2002. The birth of reality TV talent contests such as Pop Idol, number one singles from Daniel Bedingfield and Girls Aloud and the untimely death of The Clash's Joe Strummer. Little did I know as an oblivious 12 year old that among these musical events there was a burgeoning micro-indie record label and group of musicians called the Fence Collective. Founded by Kenny Anderson of King Creosote in 1997, Fence Collective was to later have the likes of such great artists as Lone Pigeon, Françoise And The Atlas Mountains and a quietly confident singer-songwriter, James Yorkston, nestled in its arms.

In 2002, Yorkston (with musical backing from The Athletes) released his critically-acclaimed debut album, Moving Up Country under Domino Records and this year the label are marking its 10th anniversary with a reissue of the album; replete with bonus songs and Peel session recordings as part of a double CD/vinyl package.

Time and time again, Yorkston has been affiliated with folk music. This has been accelerated no less by releases of albums like Folk Songs (2009) but truth be told, he is a more general roots man; country, blues and folk can all be quite easily picked out on Moving Up Country (not to mention splices of gospel and even some jazz). It is the album's myriad of sound that won Yorkston his die-hard fans and has been pulling in new listeners ever since.

Album opener, 'In Your Hands', is a potent example of this. Deep accordion notes sit below Yorkston's imperfect but charming vocal, and a harmonica and a light blues guitar, among other instruments, caress the narrative about a day spent giving undivided attention to a lover. '6.30 Is Just Way Too Early' is similar in its domestic story-telling, "I find myself down the stairs/Lazy dog gives me the eye/And I drag our bones around the barns/And catch the morning light," but a stuttering and spluttering organ shifts the song from comfortable acoustics to sonic gospel terrains.

There is a timeless quality to the songs in Moving Up Country, like the rich acoustic that walks in hand with the soothing vocals and scratchy fiddles in 'St Patrick', or the fast-paced jazz piano, rippling snare and early rock 'n' roll jaunt of 'I Spy Dogs' – it feels like you have heard these songs before. The talent with which Yorkston and his Athletes revisit, explore and reinvent genres is astounding.

It is then barely excusable to downplay the albums' lead single, 'Moving Up Country' – the very song that caught the eye of John Peel and convinced John Martyn to take Yorkston on his full Winter tour in 2001 – but where songs like 'The Patient Song' worm their way into your ears with warped blues keys and bouncy reverb guitars, 'Moving Up Country's' obtrusive harmonica and repetitive melody just leaves you tired. Thankfully, this is not the case for the overwhelming majority of the songs on the double album and this is what makes it so rounded and impressive.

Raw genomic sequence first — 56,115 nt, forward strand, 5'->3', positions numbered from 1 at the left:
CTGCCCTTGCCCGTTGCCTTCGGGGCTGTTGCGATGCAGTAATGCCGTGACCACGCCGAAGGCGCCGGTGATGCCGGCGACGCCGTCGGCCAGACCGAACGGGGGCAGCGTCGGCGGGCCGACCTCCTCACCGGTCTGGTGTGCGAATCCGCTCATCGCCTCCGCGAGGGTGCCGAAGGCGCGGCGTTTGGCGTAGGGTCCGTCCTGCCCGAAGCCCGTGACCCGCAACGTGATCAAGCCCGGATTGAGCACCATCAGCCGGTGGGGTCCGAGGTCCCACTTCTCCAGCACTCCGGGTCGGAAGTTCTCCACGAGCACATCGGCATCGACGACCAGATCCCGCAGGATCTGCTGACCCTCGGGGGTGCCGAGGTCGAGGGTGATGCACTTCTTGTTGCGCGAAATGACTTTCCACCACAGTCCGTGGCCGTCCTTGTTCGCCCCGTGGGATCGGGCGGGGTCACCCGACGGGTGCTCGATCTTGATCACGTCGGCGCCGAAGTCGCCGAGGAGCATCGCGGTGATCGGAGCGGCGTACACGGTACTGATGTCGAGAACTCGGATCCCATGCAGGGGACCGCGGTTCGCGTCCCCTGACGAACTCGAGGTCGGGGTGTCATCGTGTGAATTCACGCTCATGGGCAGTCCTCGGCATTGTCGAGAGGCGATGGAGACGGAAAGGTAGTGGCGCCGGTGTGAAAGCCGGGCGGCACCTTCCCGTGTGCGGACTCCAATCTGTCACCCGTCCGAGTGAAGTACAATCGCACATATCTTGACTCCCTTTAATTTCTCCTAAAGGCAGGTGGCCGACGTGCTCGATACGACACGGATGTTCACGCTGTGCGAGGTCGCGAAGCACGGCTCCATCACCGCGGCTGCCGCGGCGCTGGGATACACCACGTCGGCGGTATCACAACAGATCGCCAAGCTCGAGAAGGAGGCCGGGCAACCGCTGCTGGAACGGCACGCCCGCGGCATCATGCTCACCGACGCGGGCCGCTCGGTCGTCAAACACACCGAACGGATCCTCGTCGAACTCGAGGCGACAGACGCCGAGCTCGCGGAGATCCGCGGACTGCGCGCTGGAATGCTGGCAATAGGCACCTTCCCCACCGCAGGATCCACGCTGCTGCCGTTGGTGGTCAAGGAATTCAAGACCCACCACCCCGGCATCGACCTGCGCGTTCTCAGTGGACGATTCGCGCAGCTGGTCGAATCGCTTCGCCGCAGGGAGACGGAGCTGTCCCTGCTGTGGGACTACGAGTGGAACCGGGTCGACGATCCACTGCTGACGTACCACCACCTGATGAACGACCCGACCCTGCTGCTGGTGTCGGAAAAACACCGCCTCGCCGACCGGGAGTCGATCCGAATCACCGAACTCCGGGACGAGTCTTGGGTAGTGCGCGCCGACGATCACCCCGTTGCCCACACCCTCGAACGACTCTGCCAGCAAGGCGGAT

Disc two holds demos of some of Yorkston's finest songs on Moving Up Country, but it does suffer a little for the more basic production, as can often be expected with demos. The harmonies on 'The Patient Song' are less refined and the harmonica in '6.30 Is Just Way Too Early' is quite grating here, but it is strangely wonderful to hear how the kinetic energy of 'I Spy Dogs' used to be stored before it was unleashed later in its studio version. Some of the bonus demo tracks like 'Worthy Souls' and 'My Distance Travelled' are truly enthralling; yawning slide guitars, grumbling double-bass and tinny, roll-snap drums dancing together in unrivalled freedom.

Another strong contester from the bonus tracks is 'La Magnifica' with its burgeoning acoustics and plucked violin strings tiptoeing around the track's edges, but it is the 'Tender To The Blues' Peel recording that elevates itself above the rest. The descending string progression, melancholic harmonies and sinew-yanking minor notes sound just as, if not more, extraordinary live than on the original recording. The track's multifaceted texture is a true microcosm of James Yorkston and The Athletes' remarkable musical dexterity.

Moving Up Country is the kind of album that has and will continue to introduce people to styles of music that they thought they didn't like. Yorkston has an envious and somewhat confusing ability to pen songs that transcend genres, yet still beam his style from start to finish. The reissue is a treat for anyone who appreciates the difficulty of this; wants their hands on rarer Yorkston material; or is willing to open their mind to a variety of musical styles that sound as timeless and as a fresh as they did a decade ago.